Comparing the COVID-19 vaccines: Pfizer, Moderna and AstraZeneca


Michelle Liu

Countries across the world are currently rolling out three main versions of the COVID-19 vaccine from Pfizer, Moderna and AstraZeneca. The first vaccines were administered in December, with plans to complete a large portion of the rollout throughout 2021.

by Sabrina Zhu, Assistant STEM Editor

The first Pfizer-BioNTech COVID-19 vaccines were administered on Dec. 14 after being given emergency use authorization (EUA) by the Food and Drug Administration (FDA) on Dec. 11. Moderna also received EUA approval on Dec. 18 and is expected to produce 600 million doses this year. The AstraZeneca vaccine has already been approved in multiple countries, and the company plans to produce two billion doses by the end of 2021.


The Pfizer-BioNTech COVID-19 vaccine contains messenger RNA (mRNA), which provides instructions for the human cells to produce spike proteins. Spike proteins are found on the coronavirus, and they will trigger an immune response, priming the body for infection. During an infection, produced antibodies prevent the spike proteins from binding to human cells, and immune cells destroy infected ones.

“The idea is [to] get the genetic information into our cells and have our cells produce the protein and elicit that immune response. That is new,” upper school biology teacher Dr. Matthew Harley said. “Previously, it was either the virus itself, whether it’s a similar virus, like cowpox, that vaccinates people against smallpox, a heat-killed virus or bacterium, or just a protein that we inject in.”

Consistent across diverse demographics the Pfizer vaccine has an efficacy of 95%. The most common side effects include mild pain at the injection site, headaches and fatigue, and they tend to be more prevalent with younger adults. Since there have not been enough trials done with young teenagers, the Pfizer vaccine has only been authorized to be used with sixteen-year-olds and older.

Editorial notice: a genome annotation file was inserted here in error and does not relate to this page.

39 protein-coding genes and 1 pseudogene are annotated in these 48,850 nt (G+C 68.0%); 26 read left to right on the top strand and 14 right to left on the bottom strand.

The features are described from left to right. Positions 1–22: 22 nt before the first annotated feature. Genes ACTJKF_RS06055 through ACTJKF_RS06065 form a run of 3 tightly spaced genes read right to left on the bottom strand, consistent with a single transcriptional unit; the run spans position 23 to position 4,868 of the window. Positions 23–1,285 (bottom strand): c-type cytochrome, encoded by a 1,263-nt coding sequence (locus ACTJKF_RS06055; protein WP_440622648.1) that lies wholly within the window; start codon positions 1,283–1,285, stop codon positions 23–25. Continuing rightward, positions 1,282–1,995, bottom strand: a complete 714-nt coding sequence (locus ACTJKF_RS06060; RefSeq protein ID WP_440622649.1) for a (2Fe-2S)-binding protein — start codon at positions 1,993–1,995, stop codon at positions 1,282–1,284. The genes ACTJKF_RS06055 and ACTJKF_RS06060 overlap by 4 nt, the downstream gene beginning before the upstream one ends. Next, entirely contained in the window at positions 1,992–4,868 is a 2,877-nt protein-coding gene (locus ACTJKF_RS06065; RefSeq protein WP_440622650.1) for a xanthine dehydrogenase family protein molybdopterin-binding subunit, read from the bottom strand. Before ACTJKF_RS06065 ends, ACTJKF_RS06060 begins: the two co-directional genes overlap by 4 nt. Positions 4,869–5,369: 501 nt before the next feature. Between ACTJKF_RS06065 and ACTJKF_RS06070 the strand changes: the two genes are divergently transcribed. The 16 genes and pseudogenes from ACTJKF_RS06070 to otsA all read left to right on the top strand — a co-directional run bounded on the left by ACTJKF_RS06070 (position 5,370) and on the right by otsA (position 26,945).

The vaccine needs to be stored at -70˚C, which is colder than winters in Antarctica. This is due to its mRNA-based structure.

“mRNA is the middle man between the gene of the DNA and making the actual protein. In part because it’s a single-stranded polynucleotide, it’s significantly shorter and is much more fragile, which is why to store it, we need cold temperatures, and in some cases, extremely cold temperatures,” Dr. Harley said.

Some challenges that the Pfizer vaccine faces because it needs to be kept at extremely low temperatures are transportation and storage.

The idea is [to] get the genetic information into our cells and have our cells produce the protein and elicit that immune response. That is new.

— Matthew Harley

“One of them has an advantage because of the refrigeration issue associated with the Pfizer vaccine. There are limitations for certain hospitals,” Anita Chetty, upper school biology teacher and science department chair said. “It puts more of a burden on smaller, rural hospitals in terms of the equipment that they have.”

On Dec. 11 the FDA authorized the vaccine, and the first shipments were received on Dec. 14 by U.S. states and territories. Pfizer expects to produce 50 million doses by the end of the year, and the vaccine must be administered in two doses given three weeks apart for full efficiency. In July, the U.S. government ordered 100 million doses for $1.95 billion, averaging to $19.50 for each dose. 

“I believe that this is another example of how science is going to save us, as it has so many times,” Chetty said. “I think [the mRNA technology] is a new twist in terms of getting even closer to being able to stop the virus, through genetic manipulation.”


The Moderna vaccine similarly uses mRNA to give genetic material for spike proteins. However, whereas the Pfizer vaccine needs to be stored at -70˚C, Moderna’s needs to be stored at only -20˚C, the temperature of a regular freezer. This is likely because of its lipid nanoparticle technology, a type of drug delivery system that is solid at room temperature and body temperature. 

The vaccine has an efficacy of 94.1% across a range of ages, genders, races, with side effects including injection site pain, fatigue and myalgia, or muscle aches. 

The U.S. government ordered 100 million doses of Moderna’s vaccine for $1.525 billion, averaging to $15.25 for each dose. Another order of 100 million doses was also made for the second quarter of 2021. Since the vaccine must be administered in two doses, 28 days apart, this will be enough to cover 100 million people in the U.S. 


The AstraZeneca vaccine is based on an adenovirus, a harmless virus that can cause illnesses in chimpanzees. The adenovirus was genetically modified to contain genes from the Sars-Cov-2 proteins. Once the vaccine is injected, our bodies produce antibodies and are prepared for more severe infections. 

When given as two full doses at least one month apart, the vaccine’s efficacy only reached 62%. But when given first as a half dose and followed by a full dose, it reached 90%, which is still lower than those of the Pfizer vaccine and the Moderna vaccine.

However, AstraZeneca’s vaccines can be stored and transported at just 2-8˚C, which is about the temperature of a refrigerator. Furthermore, the U.S. government ordered 300 million doses for $1.2 billion, averaging to $4 per dose. For the 90% efficacy, two doses must be taken, with the first as a half dose and the second as a full dose given at least a month later.